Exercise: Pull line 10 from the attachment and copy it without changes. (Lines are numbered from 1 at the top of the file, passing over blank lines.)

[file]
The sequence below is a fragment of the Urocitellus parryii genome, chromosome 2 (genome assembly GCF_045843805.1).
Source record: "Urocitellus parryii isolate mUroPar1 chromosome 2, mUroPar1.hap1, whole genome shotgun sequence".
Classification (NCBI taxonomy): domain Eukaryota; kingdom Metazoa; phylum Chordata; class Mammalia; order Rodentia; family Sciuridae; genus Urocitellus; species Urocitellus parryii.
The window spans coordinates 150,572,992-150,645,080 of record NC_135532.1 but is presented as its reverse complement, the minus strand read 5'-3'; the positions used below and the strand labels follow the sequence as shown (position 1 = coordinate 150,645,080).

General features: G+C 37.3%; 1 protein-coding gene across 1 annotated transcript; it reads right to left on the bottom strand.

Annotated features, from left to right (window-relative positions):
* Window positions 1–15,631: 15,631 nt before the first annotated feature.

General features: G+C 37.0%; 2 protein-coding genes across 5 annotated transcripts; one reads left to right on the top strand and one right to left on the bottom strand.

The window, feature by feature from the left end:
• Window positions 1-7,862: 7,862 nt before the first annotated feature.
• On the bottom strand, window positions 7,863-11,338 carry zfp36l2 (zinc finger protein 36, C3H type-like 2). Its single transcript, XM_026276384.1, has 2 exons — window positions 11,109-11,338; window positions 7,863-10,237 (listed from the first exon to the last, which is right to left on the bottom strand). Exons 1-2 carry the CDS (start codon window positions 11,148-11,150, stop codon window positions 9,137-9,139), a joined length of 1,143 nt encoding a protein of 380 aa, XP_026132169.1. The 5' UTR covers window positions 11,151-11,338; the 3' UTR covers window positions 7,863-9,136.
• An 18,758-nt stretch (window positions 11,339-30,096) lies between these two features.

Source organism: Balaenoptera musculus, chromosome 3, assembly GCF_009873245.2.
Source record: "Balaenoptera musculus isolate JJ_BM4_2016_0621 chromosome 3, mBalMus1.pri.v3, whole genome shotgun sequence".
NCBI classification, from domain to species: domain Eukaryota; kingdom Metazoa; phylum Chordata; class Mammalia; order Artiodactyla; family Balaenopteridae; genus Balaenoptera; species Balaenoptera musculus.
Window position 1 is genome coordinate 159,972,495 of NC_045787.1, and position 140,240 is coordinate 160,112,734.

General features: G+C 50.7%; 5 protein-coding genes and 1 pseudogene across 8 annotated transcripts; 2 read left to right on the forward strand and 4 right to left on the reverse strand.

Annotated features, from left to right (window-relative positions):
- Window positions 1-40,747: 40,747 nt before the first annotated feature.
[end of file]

• Window positions 1-7,862: 7,862 nt before the first annotated feature.